The femur is the longest and strongest bone in the body. Located in the thigh, it is classified as a long bone and acts as an important site for the origin and insertions of many muscles and ligaments. The main function of the femur is to support the weight of the body and transmit forces from the tibia to the hip joint. It is divided into three major areas (proximal to distal): the femoral head, the shaft, and the condyles. At its proximal end, the femur articulates with pelvis creating the hip joint, and distally with the tibia of the leg to form the knee joint.
The femoral head is a smoothly rounded epiphysis, with the exception for the small central depression called the fovea capitis. It is an important ligament attachment site from the acetabulum to form the hip joint and hold the femur securely in place. Below the femoral head, is the neck which is a narrow, slender connection between the epiphysis and diaphysis. Adjacent to the neck is the superior greater trochanter and the inferior lesser trochanter projecting laterally. Both are sites were ligaments attach.
The shaft (diaphysis) descends in a slight medial direction. This brings the knees closer to the body’s center of gravity, increasing stability. Along the central posterior shaft is the linea aspera, a rough ridge that marks the attachment site of the hamstrings. Proximally, the linea aspera is formed by the pectineal line along the medial border and the gluteal tuberosity from the lateral border. Distally, the linea aspera splits into the medial and lateral supracondylar ridges that create the medial and lateral epicondyles and forms the floor of the popliteal fossa.
Figure 1. Diagram demonstrating the anterior view of the femur origin(in red) and insertion(blue) landmarks.
Figure 2. Diagram demonstrating the posterior view of the origin (red) and insertion (blue) landmarks on the femur.
The distal end of the femur forms two large round protuberances on the outer side, the medial and lateral condyles. The medial condyle is structurally larger and bears more weight because it is positioned closer to the center of mass than the smaller, broad lateral condyle. Anteriorly, the condyles are separated by the patellar surface, a smooth articular surface where the patella can glide across. Posteriorly, the condyles are much more prominent and are separated by a deep intercondylar fossa. The medial and lateral femoral condyles articulate with the medial and lateral condyles of the tibia to form the knee joint.
The knee is comprised of three bones, the femur, patella, and tibia. As mentioned previously, the knee is the most weight-bearing joint in the human body making it highly susceptible to injury.
The patella, also known as the kneecap, is a flat triangular sesamoid bone that forms within the quadriceps femoris tendon. The patella has an inferior apex, connected by the patella ligament; a broad superior base; a rough convex anterior surface; and two posterior facets for articulation with the condyles of the femur. In terms of position, the patella sits anteriorly to the tibiofemoral joint to reduce friction between the bones and muscles that cross the knee. As flexion and extension at the knee occur the patella moves along the patellofemoral groove to protect any surfaces from rubbing.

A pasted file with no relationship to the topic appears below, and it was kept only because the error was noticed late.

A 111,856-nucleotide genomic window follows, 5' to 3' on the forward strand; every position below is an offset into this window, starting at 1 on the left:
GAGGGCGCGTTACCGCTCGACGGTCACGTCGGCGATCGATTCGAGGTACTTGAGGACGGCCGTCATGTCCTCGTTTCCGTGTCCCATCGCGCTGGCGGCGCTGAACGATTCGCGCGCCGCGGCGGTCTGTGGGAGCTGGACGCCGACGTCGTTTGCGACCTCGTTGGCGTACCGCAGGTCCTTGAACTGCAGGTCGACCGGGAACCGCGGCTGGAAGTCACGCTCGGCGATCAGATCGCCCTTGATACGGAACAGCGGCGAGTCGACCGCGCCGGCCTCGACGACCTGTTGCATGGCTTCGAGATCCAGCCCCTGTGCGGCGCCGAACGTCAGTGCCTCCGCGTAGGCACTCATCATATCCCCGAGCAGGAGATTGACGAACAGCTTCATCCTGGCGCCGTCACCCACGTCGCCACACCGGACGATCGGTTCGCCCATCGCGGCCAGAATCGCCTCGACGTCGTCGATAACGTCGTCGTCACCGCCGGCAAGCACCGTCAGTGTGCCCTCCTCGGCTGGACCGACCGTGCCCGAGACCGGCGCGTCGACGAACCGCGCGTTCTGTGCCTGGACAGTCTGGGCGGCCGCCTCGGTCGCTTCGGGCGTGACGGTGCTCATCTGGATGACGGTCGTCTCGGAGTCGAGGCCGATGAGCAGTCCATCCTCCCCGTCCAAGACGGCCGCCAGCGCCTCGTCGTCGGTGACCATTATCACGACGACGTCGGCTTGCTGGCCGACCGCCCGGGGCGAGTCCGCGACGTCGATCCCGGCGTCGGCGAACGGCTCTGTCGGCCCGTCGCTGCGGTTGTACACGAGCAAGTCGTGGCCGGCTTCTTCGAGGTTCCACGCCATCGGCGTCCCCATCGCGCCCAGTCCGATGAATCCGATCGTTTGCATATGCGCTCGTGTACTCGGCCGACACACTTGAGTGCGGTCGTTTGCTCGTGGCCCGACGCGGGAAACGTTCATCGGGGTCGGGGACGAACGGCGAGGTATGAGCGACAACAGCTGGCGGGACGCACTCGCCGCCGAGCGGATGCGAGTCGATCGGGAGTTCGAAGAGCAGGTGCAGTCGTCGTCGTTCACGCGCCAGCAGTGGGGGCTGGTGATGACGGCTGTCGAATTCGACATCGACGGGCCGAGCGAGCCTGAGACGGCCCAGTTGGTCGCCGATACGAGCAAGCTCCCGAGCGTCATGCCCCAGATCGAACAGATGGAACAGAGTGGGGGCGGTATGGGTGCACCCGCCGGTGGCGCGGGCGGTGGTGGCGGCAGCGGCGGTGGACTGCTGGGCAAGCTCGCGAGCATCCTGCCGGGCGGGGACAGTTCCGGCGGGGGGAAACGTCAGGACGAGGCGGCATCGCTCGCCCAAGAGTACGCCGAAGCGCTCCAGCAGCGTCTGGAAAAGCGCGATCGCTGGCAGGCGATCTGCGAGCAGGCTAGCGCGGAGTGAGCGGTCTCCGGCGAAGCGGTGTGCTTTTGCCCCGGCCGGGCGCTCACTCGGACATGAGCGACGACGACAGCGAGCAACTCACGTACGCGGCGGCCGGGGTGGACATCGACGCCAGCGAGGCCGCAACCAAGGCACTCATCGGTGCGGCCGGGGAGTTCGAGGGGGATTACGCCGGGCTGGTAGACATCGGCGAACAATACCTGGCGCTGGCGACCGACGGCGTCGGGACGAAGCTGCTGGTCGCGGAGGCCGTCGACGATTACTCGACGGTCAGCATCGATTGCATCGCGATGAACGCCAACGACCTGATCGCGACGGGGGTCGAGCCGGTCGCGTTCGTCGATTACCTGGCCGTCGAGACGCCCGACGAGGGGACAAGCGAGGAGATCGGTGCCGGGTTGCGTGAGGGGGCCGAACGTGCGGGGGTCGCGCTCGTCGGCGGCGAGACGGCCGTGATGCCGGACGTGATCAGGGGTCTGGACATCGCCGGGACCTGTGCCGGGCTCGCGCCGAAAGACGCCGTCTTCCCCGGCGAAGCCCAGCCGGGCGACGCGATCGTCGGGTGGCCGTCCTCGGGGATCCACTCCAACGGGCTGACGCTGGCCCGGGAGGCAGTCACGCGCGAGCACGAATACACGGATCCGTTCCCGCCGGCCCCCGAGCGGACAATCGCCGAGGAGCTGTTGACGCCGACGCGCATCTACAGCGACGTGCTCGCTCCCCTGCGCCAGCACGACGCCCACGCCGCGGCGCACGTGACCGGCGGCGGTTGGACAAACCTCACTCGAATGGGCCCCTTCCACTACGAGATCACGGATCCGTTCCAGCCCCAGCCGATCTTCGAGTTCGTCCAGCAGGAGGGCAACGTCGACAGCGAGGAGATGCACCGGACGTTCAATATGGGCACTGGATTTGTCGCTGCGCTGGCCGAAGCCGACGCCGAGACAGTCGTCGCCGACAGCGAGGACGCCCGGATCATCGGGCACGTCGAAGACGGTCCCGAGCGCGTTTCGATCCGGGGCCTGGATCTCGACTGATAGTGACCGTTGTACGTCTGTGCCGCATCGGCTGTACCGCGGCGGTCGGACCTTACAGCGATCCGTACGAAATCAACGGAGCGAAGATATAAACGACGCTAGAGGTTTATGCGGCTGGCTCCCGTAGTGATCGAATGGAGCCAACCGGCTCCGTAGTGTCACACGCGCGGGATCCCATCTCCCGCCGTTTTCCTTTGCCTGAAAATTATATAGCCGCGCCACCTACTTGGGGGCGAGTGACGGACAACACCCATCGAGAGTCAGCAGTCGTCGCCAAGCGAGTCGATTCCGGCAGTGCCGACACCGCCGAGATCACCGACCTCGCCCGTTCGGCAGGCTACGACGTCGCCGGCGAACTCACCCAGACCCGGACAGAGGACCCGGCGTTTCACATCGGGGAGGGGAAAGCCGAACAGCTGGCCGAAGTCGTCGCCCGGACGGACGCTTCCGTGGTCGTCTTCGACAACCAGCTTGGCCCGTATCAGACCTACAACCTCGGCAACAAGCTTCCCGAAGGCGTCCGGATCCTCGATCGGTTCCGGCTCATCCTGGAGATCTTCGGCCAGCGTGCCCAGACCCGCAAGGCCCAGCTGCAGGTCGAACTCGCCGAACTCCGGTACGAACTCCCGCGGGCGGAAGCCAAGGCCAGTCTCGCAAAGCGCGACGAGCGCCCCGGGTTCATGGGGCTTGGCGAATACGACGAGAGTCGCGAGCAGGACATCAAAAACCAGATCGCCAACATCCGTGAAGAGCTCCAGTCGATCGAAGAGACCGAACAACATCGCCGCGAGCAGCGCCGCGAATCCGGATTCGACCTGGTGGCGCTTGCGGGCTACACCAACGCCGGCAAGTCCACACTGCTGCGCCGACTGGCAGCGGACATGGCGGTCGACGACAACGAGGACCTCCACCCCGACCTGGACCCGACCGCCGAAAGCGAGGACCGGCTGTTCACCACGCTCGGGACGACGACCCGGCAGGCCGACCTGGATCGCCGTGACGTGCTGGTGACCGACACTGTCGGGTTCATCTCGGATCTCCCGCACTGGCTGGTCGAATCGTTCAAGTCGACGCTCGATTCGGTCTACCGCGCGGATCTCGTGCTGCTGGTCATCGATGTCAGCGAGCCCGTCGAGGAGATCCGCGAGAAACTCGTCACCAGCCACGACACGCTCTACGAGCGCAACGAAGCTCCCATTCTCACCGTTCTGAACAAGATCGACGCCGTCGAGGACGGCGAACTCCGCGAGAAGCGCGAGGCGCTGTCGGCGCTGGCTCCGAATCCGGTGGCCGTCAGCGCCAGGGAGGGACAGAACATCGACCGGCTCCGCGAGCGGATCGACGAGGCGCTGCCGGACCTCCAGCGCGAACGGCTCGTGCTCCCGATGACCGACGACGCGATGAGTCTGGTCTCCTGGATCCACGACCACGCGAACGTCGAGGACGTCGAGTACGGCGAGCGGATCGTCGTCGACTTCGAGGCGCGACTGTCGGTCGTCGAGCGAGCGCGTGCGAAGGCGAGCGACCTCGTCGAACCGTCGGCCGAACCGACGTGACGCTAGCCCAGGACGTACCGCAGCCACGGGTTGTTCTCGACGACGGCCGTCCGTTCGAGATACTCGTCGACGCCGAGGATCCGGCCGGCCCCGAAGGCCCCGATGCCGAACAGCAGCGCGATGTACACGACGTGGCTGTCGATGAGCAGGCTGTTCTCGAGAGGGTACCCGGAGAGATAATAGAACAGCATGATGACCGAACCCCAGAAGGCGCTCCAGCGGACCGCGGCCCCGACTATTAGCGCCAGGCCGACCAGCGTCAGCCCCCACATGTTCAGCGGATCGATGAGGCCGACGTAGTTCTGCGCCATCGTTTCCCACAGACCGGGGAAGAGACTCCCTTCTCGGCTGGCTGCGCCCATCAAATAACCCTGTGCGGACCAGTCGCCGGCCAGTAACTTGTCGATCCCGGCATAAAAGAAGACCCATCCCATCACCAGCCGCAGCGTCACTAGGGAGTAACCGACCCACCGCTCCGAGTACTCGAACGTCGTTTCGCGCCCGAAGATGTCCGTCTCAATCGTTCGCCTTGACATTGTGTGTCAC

Figure 3. Diagram demonstrating the anterior (right) and posterior (left) bony landmarks and features of the femur, patella, tibia and fibula.
Figure 4. Diagram demonstrating the anterior (right) and posterior (left) muscle origins (red) and insertion (blue) of muscles along the femur, tibia and fibula.
The tibia, known as the shinbone, sits medially and is the strongest and largest of the leg bones. The tibias role is to support the weight from the knee to the ankle. Inbetween the medial and lateral condyles, is the intercondylar eminence which is an important attachment site for knee cruciate ligaments. Right below the condyles on the anterior surface is the tibial tuberosity, a palpable rough patch where the patellar ligament attaches. Beginning from the tibial tuberosity and continuing down the shaft is the anterior margin, which is also easily palpable through the skin. Distally there is a triangular shaped protrusion known as the medial malleolus, which is given its name because of its resemblance of a hammer. This protrusion connects to the talus which forms and lends stability to the medial aspect of the ankle joint.
The fibula, known as the calf bone, is the thinner and slender lateral bone of the leg. Proximally, the fibular head articulates with the lateral tibial condyle and is attached at the shaft by the interosseous membrane. Distal and inferiorly is the bony landmark lateral malleolus that provides lateral support for the ankle. Overall, the fibular plays an important role in stabilizing the ankle and is an important site for muscle attachments that move the foot. It, however, does not transfer or bear any weight from the knee to the ankle and is mainly a support for the tibia.
The ankle is made up of the distal ends of the tibia and fibula; specifically the medial and lateral malleolus. The lateral portion of the distal tibia has a facet that articulates with the medial side of the talus.
Figure 5. Diagram demonstrating an x-ray image of the medial and lateral malleolus of the ankle joint.